Anti-NMDA-R (NR1/NR2) IgG1/3-antibody in serum and CSF, intrathecal anti-NMDA-R IgG1/3 synthesis, titers correlate well with clinical disease course/therapy tumors often express NMDA-R

 

Anti-AMPA-R encephalitis

Age 40–80 years (median 60 years), gender female 90 %, ANPR 15

Tumors (about 70 %); thymus (thymoma), breast, lung (SCLC, non-SCLC)

Limbic encephalitis: 1. focal temporal lobe and secondary generalized seizures, 2. short-term memory loss/disorientation, 3. psychiatric symptoms (psychosis) evolving within days–weeks

MRI: T2/FLAIR hyperintense signal in one or both medial temporal lobes (often asymmetric), rarely Gd-enhancement (90 %)

EEG: 1. focal interictal and ictal epileptiform activity in one or both temporal lobes, 2. focal or generalized slowing

Anti-AMPA-R (GluR1/2) IgG antibody in serum and CSF, intrathecal anti-AMPA-R IgG synthesis, titers correlate with clinical disease course/therapy tumors often express AMPA-R

 

Anti-GABAB-R encephalitis

Age 25–75 years (median 60 years), gender female 50 %, ANPR 25

Tumors (about 60 %): lung (SCLC, non-SCLC), thymus (thymoma)

Limbic encephalitis with prominent seizures: 1. focal temporal lobe and secondary generalized seizures, 2. short-term memory loss/disorientation, 3. psychiatric symptoms (psychosis) evolving within days–weeks

MRI: T2/FLAIR hyperintense signal in one or both medial temporal lobes (often asymmetric), rarely Gd-enhancement (70 %)

EEG: 1. focal interictal and ictal epileptiform activity in one or both temporal lobes, 2. focal or generalized slowing

Anti-GABAB-R (GABAB1) IgG1 antibody in serum and CSF, intrathecal anti-GABAB-R IgG1 synthesis, correlation of titers with clinical disease course/therapy not yet determined expression of GABAB-R by tumors not yet determined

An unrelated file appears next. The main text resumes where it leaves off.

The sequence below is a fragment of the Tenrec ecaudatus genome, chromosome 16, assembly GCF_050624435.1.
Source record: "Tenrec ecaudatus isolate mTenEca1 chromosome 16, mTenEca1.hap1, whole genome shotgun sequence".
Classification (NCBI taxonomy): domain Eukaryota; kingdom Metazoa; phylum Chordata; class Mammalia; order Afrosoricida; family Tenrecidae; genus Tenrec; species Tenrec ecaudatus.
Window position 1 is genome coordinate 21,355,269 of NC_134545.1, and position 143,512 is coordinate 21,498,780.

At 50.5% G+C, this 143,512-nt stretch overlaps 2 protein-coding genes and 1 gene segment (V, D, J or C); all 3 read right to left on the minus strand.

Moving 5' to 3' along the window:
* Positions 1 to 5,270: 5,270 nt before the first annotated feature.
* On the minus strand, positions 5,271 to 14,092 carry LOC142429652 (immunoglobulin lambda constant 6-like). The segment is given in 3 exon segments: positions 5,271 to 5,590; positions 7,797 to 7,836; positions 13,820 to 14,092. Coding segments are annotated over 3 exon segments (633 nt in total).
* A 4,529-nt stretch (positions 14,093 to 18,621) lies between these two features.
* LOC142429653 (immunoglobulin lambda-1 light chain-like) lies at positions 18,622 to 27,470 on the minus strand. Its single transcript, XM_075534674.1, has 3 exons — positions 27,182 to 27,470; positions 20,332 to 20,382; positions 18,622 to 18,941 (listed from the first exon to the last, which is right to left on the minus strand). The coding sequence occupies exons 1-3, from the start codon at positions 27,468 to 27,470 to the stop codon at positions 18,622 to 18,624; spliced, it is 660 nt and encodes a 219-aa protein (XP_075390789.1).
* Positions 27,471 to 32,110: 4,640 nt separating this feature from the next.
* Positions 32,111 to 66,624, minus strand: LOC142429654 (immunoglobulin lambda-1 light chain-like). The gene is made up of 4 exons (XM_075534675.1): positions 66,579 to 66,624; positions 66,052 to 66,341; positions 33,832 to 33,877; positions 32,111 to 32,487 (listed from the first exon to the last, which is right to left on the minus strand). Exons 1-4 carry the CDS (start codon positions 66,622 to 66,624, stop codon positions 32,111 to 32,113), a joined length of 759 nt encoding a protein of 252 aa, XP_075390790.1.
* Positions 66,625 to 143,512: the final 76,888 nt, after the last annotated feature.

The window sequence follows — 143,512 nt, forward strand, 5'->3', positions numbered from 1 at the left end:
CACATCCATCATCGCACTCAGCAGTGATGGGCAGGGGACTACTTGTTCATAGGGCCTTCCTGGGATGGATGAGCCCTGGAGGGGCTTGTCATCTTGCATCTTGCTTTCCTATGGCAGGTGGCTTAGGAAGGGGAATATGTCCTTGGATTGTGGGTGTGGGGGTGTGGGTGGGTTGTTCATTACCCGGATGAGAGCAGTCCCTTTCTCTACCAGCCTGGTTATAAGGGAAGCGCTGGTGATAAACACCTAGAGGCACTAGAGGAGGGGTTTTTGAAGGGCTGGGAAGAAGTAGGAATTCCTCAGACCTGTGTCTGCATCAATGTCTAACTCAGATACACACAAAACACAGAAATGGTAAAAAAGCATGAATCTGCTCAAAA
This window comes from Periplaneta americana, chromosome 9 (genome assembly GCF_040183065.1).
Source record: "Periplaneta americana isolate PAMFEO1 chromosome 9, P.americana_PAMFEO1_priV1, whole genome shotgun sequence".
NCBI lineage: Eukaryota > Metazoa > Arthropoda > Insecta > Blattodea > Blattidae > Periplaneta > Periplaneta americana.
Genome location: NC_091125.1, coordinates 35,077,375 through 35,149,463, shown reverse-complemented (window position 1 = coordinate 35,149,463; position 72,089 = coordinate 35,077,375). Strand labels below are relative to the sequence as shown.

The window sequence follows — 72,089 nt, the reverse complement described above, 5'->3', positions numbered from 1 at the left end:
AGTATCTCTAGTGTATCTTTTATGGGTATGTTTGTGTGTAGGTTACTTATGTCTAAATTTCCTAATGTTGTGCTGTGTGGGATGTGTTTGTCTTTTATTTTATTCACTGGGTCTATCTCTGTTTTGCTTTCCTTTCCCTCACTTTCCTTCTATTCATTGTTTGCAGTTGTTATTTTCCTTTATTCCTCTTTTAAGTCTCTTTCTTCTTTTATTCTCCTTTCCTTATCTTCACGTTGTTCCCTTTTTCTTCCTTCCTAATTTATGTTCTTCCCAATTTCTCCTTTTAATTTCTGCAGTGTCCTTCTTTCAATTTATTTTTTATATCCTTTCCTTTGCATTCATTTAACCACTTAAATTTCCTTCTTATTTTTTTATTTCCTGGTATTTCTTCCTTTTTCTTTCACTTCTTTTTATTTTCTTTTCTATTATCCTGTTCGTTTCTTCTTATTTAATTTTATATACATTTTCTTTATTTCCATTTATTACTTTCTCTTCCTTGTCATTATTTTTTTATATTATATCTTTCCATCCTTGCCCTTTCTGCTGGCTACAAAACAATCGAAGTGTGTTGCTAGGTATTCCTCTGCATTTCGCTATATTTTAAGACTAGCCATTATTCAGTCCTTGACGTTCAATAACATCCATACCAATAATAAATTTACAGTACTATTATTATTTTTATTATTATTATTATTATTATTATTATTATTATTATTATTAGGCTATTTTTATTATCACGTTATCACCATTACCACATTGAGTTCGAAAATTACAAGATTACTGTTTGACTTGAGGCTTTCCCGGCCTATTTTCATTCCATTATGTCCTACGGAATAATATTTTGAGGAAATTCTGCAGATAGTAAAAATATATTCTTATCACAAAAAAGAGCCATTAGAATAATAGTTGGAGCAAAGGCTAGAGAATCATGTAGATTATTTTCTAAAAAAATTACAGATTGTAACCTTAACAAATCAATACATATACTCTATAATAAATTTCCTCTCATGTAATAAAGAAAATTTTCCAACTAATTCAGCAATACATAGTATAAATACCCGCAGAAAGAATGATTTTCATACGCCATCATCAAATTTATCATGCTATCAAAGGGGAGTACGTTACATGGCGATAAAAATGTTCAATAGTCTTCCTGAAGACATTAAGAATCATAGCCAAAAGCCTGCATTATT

Anti-Glycine-R encephalitis

Age 30–60 years (median 50 years), gender male 80 %, ANPR 4

Tumors: typically none (thymoma)

Hyperekplexia, stiff-person syndrome, progressive encephalomyelitis with rigidity and myoclonus (PERM): stiffness/rigidity, excessive startle, brainstem dysfunction

MRI: typically normal

EMG: excessive startle response, continuous involuntary motor activity

Anti-Gly-R (GlyRα1) IgG1 antibody in serum and CSF, intrathecal anti-Gly-R IgG1 synthesis, titers seem to correlate with clinical disease course/therapy

 

Anti-VGKC complex encephalitis: LGI1

Age 30–80 years (median 60 years), gender male 65 %, ANPR 120

Tumors: (about 10 %): thymus (thymoma), lung (SCLC)

Limbic encephalitis: 1. focal temporal lobe and secondary generalized seizures, 2. short-term memory loss/disorientation, 3. psychiatric symptoms (psychosis) evolving within days–weeks

MRI: T2/FLAIR hyperintense signal in one or both medial temporal lobes (often asymmetric), rarely Gd-enhancement

EEG: 1. interictal focal epileptiform activity or slowing over one or both temporal lobes, 2. ictal focal or generalized epileptiform activity

Anti-LGI1 IgG4/1 antibody in serum and CSF, intrathecal anti-LGI1 IgG4/1 synthesis infrequent, correlation of titers with clinical disease course/therapy not yet determined expression of LGI1 by tumors not yet determined SIADH with hyponatremia (115–130 mmol/l)

 

Anti-VGKC complex encephalitis: CASPR2

Age 45–80 years (median 60 years), gender male 85 %, ANPR 40

Tumors (about 10 %): thymus (thymoma), lung (SCLC)

Morvan’s syndrome: 1. psychiatric disturbance 2. seizures, 3. sleep disturbance (insomnia), 4. dysautonomia, 5. neuromyotonia in various combinations cerebellitis

MRI: T2/FLAIR hyperintense signal in one or both medial temporal lobes (often asymmetric), rarely Gd-enhancement (about 40 %)

EEG: 1. focal or generalized interictal and ictal epileptiform activity, 2. focal or generalized slowing EMG: spontaneous doublet, triplet or multiplet single-unit discharges

Anti-CASPR2 IgG4/1 antibody in serum and CSF, intrathecal anti-CASPR2 IgG4/1 synthesis not determined, correlation of titers with clinical disease course/therapy not yet determined expression of CASPR2 by tumors not yet determined SIADH with hyponatremia (115–130 mmol/l)

 

Anti-mGlu-R1 encephalitis

Age 20–50 years, gender female 100 %, ANPR 3

Tumors: none or Hodgkin lymphoma (in remission)